Another one in the philosophers on God series, if you missed the last one then click here for Aristotle's intriguing take on God.
Kant, to put it shortly, rationalised that God must exist, he put this rationality down to how morality effects the average human being, and used this idea to explain how without justice for one's actions in life, there must exist an afterlife of some sort where justice is redeemed. This is a surprisingly simple concept but Kant came up with the idea very uniquely and this post will try to analyse the flaws and benefits of this way of thinking.
Firstly, it is perhaps short-sighted to say that Kant believed God to exist, as his moral argument is more of a reason to believe that an afterlife exists, but more importantly, an afterlife that is based on justice of what decisions you have made in your Earthly form. So where I have said previously that the rationality of Kant is to say that God must exist, this in fact refers to God as a judgement or dependable afterlife.
The basis of the Kant on God argument resides within morality, the argument being that we make moral decisions because it is rational to do so, and the only way for those decisions to be rational is if they lead to ultimate consequences and implications.If we look more specifically at giving to charity as an example we see that, on a personal level, we feel as though we ought to give to charity. If we ought to do something then that is the perfect reason within itself to do something, such as giving to charity, this making moral decisions rational decisions. Furthermore, when confronted with a decision to make, the moral reason for making that decision will always be the more important of a basis on which to make that decision, therefore moral decisions are completely rational.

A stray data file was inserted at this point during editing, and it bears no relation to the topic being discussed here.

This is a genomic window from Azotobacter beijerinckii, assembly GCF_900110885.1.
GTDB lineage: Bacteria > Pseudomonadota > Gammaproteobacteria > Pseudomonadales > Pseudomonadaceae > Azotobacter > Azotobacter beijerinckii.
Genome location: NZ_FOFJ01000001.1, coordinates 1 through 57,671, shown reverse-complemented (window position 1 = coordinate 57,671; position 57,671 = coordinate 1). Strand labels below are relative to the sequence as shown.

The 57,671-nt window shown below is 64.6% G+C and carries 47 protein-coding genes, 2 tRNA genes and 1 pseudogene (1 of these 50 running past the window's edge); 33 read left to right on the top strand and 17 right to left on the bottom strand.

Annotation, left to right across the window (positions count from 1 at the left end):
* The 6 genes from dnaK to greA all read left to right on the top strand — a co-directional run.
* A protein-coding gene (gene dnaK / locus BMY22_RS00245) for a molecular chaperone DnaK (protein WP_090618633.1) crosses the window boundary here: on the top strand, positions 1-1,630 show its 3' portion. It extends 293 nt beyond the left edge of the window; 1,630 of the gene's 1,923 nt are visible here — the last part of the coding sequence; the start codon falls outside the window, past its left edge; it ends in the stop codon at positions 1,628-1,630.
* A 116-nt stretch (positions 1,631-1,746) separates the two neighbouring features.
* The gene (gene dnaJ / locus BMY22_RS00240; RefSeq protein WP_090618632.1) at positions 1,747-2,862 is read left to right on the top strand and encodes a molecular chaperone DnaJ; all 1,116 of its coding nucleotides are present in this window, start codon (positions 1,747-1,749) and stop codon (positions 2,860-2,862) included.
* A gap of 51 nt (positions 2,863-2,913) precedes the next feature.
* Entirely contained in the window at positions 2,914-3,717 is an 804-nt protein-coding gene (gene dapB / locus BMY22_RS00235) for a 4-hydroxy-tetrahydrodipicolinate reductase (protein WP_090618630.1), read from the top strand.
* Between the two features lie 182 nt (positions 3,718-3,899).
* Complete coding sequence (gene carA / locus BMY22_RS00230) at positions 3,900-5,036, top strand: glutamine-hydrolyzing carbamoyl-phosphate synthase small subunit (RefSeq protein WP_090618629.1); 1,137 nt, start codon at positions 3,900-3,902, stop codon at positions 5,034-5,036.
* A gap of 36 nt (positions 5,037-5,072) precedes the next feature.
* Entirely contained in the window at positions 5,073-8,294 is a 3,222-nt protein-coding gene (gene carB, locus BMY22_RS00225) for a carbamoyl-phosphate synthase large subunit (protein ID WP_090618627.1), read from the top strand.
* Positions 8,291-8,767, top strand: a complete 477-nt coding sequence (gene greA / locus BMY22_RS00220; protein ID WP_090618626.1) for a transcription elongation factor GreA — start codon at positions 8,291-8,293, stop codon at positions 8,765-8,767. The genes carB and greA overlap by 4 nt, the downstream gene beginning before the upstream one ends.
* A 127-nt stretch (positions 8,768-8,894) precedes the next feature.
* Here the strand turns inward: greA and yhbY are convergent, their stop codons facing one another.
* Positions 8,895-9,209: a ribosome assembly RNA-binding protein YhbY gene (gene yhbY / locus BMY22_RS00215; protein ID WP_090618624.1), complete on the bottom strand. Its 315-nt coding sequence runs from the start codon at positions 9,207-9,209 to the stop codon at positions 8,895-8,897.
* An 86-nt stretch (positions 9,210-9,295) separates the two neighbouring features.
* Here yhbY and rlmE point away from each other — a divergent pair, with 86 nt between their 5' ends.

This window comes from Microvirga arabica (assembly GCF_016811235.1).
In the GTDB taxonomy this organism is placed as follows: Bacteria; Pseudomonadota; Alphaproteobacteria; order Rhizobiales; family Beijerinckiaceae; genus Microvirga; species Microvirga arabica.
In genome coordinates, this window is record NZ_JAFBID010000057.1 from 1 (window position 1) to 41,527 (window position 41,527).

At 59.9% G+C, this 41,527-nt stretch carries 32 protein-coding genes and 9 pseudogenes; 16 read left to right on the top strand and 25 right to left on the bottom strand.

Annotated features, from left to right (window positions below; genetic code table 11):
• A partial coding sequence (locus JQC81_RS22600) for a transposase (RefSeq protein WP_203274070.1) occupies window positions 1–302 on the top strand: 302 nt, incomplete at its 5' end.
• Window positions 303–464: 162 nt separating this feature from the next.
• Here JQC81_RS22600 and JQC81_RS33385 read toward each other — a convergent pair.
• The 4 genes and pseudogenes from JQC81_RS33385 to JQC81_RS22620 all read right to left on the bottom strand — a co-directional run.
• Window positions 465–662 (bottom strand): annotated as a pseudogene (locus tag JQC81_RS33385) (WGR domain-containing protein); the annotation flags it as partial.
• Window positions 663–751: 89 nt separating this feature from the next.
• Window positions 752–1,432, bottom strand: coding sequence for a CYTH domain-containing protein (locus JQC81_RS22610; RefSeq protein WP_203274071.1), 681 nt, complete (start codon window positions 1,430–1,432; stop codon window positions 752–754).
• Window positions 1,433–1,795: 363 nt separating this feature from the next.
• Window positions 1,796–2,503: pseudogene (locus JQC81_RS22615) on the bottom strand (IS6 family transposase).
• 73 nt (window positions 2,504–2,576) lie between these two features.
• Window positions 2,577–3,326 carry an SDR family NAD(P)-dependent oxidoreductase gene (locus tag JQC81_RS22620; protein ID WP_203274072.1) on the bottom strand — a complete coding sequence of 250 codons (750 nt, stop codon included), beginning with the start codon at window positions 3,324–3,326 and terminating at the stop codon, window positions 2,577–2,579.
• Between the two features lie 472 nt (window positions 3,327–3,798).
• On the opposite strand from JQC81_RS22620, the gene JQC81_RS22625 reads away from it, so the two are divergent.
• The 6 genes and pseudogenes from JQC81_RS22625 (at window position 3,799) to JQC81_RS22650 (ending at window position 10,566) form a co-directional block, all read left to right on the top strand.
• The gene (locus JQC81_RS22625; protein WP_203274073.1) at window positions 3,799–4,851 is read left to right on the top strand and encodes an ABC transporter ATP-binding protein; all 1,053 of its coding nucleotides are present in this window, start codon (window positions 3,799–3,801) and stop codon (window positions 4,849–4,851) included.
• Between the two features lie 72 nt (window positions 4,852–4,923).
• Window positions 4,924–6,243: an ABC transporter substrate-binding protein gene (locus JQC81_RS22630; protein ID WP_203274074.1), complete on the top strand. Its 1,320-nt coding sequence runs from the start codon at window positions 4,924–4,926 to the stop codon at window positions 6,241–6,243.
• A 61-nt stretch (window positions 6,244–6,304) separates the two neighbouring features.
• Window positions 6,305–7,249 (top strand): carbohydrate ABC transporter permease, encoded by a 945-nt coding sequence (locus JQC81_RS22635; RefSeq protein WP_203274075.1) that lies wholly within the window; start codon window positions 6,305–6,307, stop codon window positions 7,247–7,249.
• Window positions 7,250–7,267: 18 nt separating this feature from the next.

Moving on from this, it is possible to surmise that when having to choose between a morally correct outcome and a morally bereft outcome which benefits us more, we will still, in most cases choose what is morally correct. If there were no consequences for choosing the immoral path, which benefits us more, then we would rationally pick the immoral choice ahead of the moral decision - this being the fundamental principle behind Kantian logic.
It is plain to see that justice for making moral decisions does not lie in this lifetime; bad people do well and good people will sometimes do badly, therefore the logical and most rational conclusion is that justice is done after we die, by God or in another life. Kant used this argument to suggest that the most logical religion is the Christian ideology of being judged by God; placed in hell or in heaven. The whole idea is that we have a reason to do good things and we naturally move towards them, in other words we know the difference between right or wrong. However, because there are no obvious consequences in this life, therefore these must be atoned by something else after our time.
The problem with the Kant on God argument is that it does not address social implications. I think it is fair to say that we make a lot of our decisions based on what is socially acceptable, and it is also fair to say that what is socially acceptable has changed dramatically over the years, for example gay marriage, sex out of wedlock and divorce are all common themes within our current cultural narrative in the Western world, however this does not mean that those decisions are morally wrong - far from it.
This means that what is right or wrong changes based on what is correct within present society, and is not down to a fundamental or ultimate moral compass that exists ubiquitously throughout the world, therefore the idea of judgement is not one that would really make sense, unless the Bible were correct. If it were then the reckoning is coming! - but hasn't yet...
The idea also fails to address bad decisions that do have consequences within this life, for example, someone who serves jail time for murdering someone, in our lifetime, pays for their sins, so what effect would that have on any ultimate judgement? The concept Kant has put forwards is complex in many ways but it is impossible to address all of these points from the human perspective in my opinion. If you'd like to know more about Kant then here's a great website for you to read up on him - Kant Philosophy
So what do you think about this theory? Do you think Kant makes sense here? Have I overlooked something? Let's talk about it, I would love to discuss this topic because I'm a massive fan of Kant, so let's have it out! :) Comment below.